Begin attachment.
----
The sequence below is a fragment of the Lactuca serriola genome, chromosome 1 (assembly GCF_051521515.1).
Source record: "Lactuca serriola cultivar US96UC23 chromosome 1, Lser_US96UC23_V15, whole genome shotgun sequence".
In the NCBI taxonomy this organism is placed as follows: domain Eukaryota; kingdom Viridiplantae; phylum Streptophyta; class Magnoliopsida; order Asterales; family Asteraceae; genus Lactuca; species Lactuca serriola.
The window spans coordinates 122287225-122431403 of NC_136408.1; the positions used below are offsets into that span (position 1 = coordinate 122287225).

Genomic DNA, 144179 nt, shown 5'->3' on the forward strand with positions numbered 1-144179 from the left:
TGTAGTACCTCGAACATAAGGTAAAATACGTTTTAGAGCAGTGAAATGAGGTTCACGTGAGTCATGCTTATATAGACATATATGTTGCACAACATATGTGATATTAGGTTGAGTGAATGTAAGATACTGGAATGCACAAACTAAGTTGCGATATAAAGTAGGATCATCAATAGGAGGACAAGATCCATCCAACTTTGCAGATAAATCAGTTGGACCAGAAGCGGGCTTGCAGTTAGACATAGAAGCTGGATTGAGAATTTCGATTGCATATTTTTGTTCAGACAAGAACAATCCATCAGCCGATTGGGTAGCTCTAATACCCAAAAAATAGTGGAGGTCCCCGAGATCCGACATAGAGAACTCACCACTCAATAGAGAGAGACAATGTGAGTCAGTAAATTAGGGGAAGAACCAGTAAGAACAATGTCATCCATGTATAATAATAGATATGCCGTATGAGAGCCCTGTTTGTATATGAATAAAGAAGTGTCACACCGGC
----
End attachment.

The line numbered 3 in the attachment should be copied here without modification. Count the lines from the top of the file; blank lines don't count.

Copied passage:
In the NCBI taxonomy this organism is placed as follows: domain Eukaryota; kingdom Viridiplantae; phylum Streptophyta; class Magnoliopsida; order Asterales; family Asteraceae; genus Lactuca; species Lactuca serriola.